# Learning Note for Functional Programming

Coursera Note

Sentence in red is my own perspective, inspired by the instructor.

#### Imperative Programs and Computers

There is strong correspondence between

Mutable variables ~ Memory cells

Variable assignments ~ store instructions

Control structures ~ jumps

Problem: how can we avoid conceptualizing programs word by word.

Reference: john Backus, Can Programming Be Liberated from the von. Neumann Style?, Turing Award Lecture 1978.

The new thing he proposed is functional programming.

#### Scaling Up

In the end, pure imperative programming is limited by the “Von Neumann” bottleneck:

One tends to conceptualize data structures word-by-word

We need other techniques for defining high-level abstractions such as collections, polynomials, geometric shapes, strings, documents.

Ideally: Develop theories of collections, shapes, strings…

• Decoupling between CPU instructions and programming language.

Consequences for programming

If we want to implement high-level concepts following their mathematical theories, there’s no place for mutation.

• The theories do not admit it
• Mutation can destroy useful laws in the theories

Therefore, let’s

• concentrate on defining theories for operators expressed as functions,
• avoid mutations,
• have powerful ways to abstract and compose functions.
• So in software analysis class, Ruzica always said that for assignment sentences, say x := x + 11,we must {assume tmp = x; havoc x; x = tmp + 1} because variables are immutable. We must alloc a new variable to simulate assignment function.

Functional Programming

• In a restricted sense a functional programming language is one which does not have mutable variables, assignments, or imperative control structures.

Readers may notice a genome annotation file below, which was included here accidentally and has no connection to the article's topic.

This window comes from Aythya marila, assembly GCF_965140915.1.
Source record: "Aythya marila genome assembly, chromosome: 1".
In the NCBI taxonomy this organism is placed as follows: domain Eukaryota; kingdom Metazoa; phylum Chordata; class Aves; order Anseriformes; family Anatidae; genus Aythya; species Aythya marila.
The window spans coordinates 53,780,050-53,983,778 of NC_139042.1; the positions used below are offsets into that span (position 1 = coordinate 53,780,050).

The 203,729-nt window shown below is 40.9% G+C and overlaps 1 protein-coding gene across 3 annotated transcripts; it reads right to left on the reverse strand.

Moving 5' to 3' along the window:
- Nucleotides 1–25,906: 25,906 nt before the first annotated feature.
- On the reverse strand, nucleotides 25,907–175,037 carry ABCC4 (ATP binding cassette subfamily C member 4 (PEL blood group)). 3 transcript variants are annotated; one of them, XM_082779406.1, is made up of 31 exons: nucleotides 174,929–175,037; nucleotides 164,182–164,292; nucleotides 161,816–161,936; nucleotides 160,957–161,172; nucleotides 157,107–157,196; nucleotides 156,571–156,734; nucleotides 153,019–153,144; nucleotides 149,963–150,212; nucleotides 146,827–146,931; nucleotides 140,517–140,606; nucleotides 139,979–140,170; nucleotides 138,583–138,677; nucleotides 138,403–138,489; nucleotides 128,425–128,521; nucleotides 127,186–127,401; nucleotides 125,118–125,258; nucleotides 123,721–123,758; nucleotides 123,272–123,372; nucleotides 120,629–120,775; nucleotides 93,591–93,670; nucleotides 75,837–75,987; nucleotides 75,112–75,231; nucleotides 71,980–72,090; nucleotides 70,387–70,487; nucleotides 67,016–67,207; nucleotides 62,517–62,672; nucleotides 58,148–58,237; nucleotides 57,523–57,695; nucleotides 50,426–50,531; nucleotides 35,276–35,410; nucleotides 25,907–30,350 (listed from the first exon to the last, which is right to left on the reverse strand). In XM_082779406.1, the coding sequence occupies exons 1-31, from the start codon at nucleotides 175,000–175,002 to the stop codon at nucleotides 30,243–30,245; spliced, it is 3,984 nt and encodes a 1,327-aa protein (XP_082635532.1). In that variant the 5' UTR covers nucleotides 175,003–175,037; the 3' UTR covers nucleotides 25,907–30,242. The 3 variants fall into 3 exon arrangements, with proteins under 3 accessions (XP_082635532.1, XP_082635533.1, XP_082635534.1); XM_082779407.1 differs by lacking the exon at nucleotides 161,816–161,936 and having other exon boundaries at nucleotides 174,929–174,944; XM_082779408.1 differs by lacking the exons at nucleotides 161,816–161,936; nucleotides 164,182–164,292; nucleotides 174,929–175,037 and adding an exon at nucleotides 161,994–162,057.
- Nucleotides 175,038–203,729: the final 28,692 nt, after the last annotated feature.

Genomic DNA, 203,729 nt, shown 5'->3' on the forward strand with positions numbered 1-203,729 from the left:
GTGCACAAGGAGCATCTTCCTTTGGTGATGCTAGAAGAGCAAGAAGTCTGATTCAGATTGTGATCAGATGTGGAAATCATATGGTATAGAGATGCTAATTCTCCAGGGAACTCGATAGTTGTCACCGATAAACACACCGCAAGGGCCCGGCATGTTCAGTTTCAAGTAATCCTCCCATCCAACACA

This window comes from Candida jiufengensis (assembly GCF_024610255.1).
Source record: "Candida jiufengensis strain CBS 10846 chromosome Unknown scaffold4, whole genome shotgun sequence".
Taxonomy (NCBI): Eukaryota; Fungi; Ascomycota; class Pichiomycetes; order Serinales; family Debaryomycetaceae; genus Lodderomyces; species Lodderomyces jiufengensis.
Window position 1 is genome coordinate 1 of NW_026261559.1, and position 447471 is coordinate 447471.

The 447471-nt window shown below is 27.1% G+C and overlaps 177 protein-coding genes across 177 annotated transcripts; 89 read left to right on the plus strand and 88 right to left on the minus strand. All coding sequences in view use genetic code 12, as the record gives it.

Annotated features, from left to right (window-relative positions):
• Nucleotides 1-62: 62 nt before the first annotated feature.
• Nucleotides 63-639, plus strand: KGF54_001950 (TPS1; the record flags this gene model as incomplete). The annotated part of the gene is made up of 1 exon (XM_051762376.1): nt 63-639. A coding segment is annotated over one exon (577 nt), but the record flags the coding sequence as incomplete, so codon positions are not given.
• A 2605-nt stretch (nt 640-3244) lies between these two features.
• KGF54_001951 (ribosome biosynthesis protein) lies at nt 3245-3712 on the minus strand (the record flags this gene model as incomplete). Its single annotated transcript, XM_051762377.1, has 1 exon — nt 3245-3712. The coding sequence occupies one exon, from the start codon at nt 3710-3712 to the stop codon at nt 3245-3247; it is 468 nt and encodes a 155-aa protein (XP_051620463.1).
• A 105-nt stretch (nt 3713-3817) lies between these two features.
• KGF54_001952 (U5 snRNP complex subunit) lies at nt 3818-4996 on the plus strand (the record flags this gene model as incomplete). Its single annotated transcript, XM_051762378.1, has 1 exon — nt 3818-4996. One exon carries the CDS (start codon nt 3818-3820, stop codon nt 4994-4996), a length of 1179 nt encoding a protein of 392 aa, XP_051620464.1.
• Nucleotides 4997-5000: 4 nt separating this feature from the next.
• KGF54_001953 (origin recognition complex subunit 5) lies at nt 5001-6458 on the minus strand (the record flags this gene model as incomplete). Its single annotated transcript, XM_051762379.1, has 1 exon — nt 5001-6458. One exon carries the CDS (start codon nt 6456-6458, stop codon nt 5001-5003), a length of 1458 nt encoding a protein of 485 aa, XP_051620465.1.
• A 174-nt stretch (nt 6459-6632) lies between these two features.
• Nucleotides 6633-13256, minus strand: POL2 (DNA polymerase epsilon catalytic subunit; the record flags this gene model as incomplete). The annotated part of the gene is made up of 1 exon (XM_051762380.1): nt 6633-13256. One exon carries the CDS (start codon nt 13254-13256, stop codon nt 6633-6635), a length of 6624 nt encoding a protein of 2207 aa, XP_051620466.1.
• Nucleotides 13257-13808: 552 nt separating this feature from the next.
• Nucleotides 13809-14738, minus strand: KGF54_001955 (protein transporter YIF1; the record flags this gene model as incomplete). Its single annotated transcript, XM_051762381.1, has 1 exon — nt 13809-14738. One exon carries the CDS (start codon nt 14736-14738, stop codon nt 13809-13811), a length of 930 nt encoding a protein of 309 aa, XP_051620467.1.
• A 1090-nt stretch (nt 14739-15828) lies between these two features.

• In a wider sense, a functional programming language enables the construction of elegant programs that focus on functions
• In particular, functions in a FP language are first-class citizens. This means
• they can be defined anywhere, including inside other functions
• like any other value, they can be passed as parameters to functions and returned as results
• as for other values, there exists a set of operators to compose functions (How?)

Some Functional Programming Languages

In restrict sense,

• Pure Lisp,XSLT, XPath, XQuery, FP

In wider sense

• Lisp, Scheme, Racket, Clojure
• SML, Ocaml, F#
• Scala
• Smalltalk, Ruby(!)

Why Functional Programming?

• Simpler reasoning principles
• better modularity
• Good for exploiting parallelism for multicore and cloud computing.

### 1.2 Elements of Programming

Elements of Programming

Every non-trivial programming language provides:

• primitive expressions representing the simplest elements, Var(n)
• ways to combine expressions,  Sum(expression, expression)
• ways to abstract expressions, which introduce a name for an expression by which it can then be referred to, type Env = String => Int

Something like:

```expression:
expression + expression |
expression - expression |
expression * expression |
expression / expression |
var |
const |
(expression)```

Scala Example

`def sumOfSquares(a: Double, b: Double): Double = a * a + b * b`

expression evaluation is called the substitution model.

The idea underlying this model is that all evaluation does is reduce an expression to a value.

It can be applied to all expressions, as long as they have no side effects.

Termination

So here comes a question,

Does every expression reduce to a value?

No, here is an example,

`def loop: Int = loop`

Call by name and Call by value

```def test(x: Int, y: Int): Int = x * x

test(2,3) => 2 * 2 => 4

// Call by value, reduce the parameter to value, then call the function.
test(3+4, 8) => test(7,8) => 7 * 7 => 49
// Call by name, call the function immediately before evaluating the expression to value
test(3+4, 8) => (3+4) * (3+4) => 7 * (3+4) => 7 * 7 => 49```

1.3 Evaluation Strategies and Termination

Call by value(CBV) terminates => Call by name(CBN) terminates

But not vise versa.

example, CBV not terminates, but CBN terminates

```def first(x: Int, y: Int) = x
def loop: Int = loop

first(1, loop)```

Scala use call by value, since it’s more efficient. But if the type of a function parameter starts with => it uses call-by-name

```def constone(x: Int, y: => Int) = 1

constOne(1+2, loop) // terminates
constOne(loop, 1) // not terminate```
```// it is important in implementing some fundamental functions
def constone(x: Boolean, y: => Boolean) = 1

constOne(1+2, loop) // terminates
constOne(loop, 1) // not terminate```

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